The given url lead us to this authentication page:
Once registered, we get an useless page where we are only allowed to “say hi”. We noticed a particular cookie and googling the challenge name we found out that it was a JSON Web Token aka JWT. So using jwt.io we obtained the following decryption of the token.
A known vulnerability of JWT concerns the optional field
jku which refers to the location (as url) where the private key adopted in the decryption can be found.
The attacker can modify the token providing a maliciuos jku value, and it’s also very easy as we can do it directly with jwt.io. As far as we can impose the key location, we can also trick the server with a forged key, which will be used to encrypt the token.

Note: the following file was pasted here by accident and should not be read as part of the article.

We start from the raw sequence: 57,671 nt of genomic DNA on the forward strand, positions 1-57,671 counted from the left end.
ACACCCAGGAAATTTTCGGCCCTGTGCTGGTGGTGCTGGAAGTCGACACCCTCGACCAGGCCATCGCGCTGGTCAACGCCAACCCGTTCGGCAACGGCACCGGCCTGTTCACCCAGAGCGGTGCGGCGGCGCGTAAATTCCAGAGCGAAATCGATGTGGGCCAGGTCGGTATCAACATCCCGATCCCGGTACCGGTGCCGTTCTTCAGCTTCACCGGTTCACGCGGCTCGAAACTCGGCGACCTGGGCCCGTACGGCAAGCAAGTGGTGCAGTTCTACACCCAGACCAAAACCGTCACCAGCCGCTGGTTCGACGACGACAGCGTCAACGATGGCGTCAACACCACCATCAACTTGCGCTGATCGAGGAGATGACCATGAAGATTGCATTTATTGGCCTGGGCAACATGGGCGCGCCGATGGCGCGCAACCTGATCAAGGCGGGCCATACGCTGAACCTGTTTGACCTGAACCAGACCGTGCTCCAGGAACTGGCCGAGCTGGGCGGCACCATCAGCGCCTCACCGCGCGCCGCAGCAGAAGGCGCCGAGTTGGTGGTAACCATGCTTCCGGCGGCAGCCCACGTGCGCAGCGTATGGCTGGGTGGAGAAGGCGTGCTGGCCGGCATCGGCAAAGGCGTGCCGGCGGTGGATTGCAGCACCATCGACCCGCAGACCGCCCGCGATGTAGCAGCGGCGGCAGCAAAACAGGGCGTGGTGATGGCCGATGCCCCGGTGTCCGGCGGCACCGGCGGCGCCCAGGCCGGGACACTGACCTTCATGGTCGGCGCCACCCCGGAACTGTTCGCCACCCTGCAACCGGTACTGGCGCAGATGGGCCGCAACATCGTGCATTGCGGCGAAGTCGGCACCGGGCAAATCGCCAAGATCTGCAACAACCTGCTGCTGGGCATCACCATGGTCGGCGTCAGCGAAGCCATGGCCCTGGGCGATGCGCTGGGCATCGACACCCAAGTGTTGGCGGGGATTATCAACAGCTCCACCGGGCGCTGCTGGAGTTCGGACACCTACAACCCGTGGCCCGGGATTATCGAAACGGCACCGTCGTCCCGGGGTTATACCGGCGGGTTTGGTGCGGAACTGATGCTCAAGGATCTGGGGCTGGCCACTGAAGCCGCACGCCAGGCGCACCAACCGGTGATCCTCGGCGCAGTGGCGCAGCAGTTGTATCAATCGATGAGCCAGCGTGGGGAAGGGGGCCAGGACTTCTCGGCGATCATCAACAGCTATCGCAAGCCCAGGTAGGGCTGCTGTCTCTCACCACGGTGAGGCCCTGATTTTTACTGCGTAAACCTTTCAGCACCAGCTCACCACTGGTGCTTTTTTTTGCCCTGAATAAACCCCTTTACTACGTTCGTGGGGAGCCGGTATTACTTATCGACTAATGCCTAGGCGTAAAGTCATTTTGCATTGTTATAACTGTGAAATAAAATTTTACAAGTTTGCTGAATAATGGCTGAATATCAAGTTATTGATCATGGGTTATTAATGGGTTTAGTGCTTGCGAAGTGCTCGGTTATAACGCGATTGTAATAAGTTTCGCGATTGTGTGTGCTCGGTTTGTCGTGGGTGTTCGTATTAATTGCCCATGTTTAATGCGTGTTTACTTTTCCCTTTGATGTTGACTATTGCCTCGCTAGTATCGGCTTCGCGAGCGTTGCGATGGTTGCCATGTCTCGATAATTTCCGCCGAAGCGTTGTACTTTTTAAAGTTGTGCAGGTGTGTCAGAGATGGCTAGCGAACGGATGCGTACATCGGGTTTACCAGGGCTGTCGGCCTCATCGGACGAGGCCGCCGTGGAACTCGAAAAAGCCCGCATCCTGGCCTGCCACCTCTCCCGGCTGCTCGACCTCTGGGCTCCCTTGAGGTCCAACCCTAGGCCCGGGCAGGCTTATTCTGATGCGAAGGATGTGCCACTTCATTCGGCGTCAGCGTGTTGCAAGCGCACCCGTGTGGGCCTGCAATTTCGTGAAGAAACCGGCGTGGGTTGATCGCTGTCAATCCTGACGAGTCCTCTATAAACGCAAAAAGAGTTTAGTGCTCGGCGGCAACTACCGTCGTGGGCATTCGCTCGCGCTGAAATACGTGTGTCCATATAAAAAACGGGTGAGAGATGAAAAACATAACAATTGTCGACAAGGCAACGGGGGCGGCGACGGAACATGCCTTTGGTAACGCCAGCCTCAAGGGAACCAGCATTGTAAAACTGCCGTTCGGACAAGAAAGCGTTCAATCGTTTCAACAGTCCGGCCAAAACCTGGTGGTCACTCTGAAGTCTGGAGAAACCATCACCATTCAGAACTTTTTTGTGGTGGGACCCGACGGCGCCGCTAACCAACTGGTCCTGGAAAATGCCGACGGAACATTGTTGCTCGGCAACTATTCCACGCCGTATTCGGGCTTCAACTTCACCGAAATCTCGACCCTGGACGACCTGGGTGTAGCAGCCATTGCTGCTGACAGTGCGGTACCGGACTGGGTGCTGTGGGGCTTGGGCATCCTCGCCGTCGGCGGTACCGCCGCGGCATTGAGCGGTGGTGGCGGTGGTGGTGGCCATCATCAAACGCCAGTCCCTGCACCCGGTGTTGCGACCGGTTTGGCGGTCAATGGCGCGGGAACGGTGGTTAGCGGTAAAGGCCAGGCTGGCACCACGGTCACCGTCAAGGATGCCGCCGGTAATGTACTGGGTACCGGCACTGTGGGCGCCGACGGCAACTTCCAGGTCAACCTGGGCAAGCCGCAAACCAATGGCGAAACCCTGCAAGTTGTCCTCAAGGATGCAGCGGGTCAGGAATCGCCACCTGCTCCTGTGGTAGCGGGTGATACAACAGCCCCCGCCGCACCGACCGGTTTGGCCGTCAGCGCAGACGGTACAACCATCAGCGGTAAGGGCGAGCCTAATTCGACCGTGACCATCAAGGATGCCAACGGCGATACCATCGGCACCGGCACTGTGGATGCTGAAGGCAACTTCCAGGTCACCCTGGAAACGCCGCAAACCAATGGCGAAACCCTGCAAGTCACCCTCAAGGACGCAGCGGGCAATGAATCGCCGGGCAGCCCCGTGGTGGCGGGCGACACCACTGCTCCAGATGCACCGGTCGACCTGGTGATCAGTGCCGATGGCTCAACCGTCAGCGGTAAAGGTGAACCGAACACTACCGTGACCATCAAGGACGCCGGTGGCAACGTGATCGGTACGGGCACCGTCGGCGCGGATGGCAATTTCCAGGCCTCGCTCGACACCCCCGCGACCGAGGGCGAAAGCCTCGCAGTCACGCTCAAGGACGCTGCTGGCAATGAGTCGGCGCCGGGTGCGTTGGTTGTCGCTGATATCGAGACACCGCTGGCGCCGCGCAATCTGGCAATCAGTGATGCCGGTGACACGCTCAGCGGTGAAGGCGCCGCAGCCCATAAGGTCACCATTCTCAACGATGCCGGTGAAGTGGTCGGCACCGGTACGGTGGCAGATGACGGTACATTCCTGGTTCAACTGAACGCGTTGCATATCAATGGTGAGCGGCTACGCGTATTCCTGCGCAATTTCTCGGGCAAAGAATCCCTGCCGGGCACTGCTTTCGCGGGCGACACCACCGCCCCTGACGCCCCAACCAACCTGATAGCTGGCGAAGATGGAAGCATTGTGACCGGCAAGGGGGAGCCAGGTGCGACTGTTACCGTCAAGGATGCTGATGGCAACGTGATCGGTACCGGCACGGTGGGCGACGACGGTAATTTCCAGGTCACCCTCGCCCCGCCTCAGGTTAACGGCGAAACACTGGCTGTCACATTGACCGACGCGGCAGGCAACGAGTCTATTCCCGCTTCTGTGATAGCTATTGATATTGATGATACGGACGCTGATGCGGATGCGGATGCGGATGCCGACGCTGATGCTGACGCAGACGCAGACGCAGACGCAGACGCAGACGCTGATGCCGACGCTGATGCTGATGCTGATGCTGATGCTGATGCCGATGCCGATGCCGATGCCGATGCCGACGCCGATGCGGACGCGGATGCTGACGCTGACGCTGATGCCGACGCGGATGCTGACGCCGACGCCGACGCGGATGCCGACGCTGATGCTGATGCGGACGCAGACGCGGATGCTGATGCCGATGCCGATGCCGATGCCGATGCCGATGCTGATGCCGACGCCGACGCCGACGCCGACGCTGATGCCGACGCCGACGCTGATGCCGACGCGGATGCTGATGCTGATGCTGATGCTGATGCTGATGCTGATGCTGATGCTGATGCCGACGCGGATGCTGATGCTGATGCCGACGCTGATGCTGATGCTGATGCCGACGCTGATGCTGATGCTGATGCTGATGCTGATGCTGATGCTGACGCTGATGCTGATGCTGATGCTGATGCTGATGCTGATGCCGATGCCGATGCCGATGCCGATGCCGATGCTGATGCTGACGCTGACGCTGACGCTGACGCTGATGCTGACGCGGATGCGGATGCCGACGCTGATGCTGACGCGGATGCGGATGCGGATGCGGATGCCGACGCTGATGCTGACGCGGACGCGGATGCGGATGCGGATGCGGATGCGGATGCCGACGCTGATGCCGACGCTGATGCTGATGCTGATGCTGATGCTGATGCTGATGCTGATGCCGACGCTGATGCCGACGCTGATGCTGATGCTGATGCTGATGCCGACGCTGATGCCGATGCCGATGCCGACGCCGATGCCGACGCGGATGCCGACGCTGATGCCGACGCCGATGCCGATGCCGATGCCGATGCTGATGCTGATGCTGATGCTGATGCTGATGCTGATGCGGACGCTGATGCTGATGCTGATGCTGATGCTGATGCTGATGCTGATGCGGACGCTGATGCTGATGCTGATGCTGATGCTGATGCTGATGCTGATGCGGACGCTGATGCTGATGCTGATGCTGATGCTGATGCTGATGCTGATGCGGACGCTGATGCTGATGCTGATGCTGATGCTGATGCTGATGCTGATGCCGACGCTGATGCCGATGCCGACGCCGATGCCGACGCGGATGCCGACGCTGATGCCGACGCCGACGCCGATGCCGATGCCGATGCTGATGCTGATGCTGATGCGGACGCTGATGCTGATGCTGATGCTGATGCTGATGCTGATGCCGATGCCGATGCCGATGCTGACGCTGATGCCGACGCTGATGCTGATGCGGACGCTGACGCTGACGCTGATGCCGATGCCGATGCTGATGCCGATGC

So we created our web server (using php and ngrok), where we exposed a simple file with our key:
k stands for the key value in base64 and
kid is the identifier (the same that appears in the original token).
The malicious token looks like this
As you can notice we also changed the
sub field from
After we set the new token in the cookies we can finally say hi to the server.
We liked the response.